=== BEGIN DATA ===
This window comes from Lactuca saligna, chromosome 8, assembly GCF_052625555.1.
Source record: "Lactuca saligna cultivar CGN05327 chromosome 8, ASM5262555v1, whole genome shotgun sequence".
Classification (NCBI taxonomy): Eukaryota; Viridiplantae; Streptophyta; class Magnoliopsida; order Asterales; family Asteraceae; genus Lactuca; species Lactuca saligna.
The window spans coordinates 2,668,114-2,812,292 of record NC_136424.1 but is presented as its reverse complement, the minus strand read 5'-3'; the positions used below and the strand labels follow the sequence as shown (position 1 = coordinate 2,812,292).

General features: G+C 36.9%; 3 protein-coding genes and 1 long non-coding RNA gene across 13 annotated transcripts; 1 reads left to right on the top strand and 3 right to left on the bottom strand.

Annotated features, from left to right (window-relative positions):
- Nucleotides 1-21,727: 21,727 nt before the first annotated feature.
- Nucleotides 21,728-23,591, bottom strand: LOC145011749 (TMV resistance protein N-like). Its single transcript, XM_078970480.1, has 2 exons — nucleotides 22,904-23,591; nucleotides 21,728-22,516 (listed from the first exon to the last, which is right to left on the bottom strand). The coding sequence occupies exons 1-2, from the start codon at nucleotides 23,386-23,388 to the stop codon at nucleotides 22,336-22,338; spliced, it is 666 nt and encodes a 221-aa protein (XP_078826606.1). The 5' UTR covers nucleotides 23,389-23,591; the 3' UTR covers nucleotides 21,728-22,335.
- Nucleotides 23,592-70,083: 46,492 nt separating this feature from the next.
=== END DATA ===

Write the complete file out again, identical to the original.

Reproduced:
This window comes from Lactuca saligna, chromosome 8, assembly GCF_052625555.1.
Source record: "Lactuca saligna cultivar CGN05327 chromosome 8, ASM5262555v1, whole genome shotgun sequence".
Classification (NCBI taxonomy): Eukaryota; Viridiplantae; Streptophyta; class Magnoliopsida; order Asterales; family Asteraceae; genus Lactuca; species Lactuca saligna.
The window spans coordinates 2,668,114-2,812,292 of record NC_136424.1 but is presented as its reverse complement, the minus strand read 5'-3'; the positions used below and the strand labels follow the sequence as shown (position 1 = coordinate 2,812,292).

General features: G+C 36.9%; 3 protein-coding genes and 1 long non-coding RNA gene across 13 annotated transcripts; 1 reads left to right on the top strand and 3 right to left on the bottom strand.

Annotated features, from left to right (window-relative positions):
- Nucleotides 1-21,727: 21,727 nt before the first annotated feature.
- Nucleotides 21,728-23,591, bottom strand: LOC145011749 (TMV resistance protein N-like). Its single transcript, XM_078970480.1, has 2 exons — nucleotides 22,904-23,591; nucleotides 21,728-22,516 (listed from the first exon to the last, which is right to left on the bottom strand). The coding sequence occupies exons 1-2, from the start codon at nucleotides 23,386-23,388 to the stop codon at nucleotides 22,336-22,338; spliced, it is 666 nt and encodes a 221-aa protein (XP_078826606.1). The 5' UTR covers nucleotides 23,389-23,591; the 3' UTR covers nucleotides 21,728-22,335.
- Nucleotides 23,592-70,083: 46,492 nt separating this feature from the next.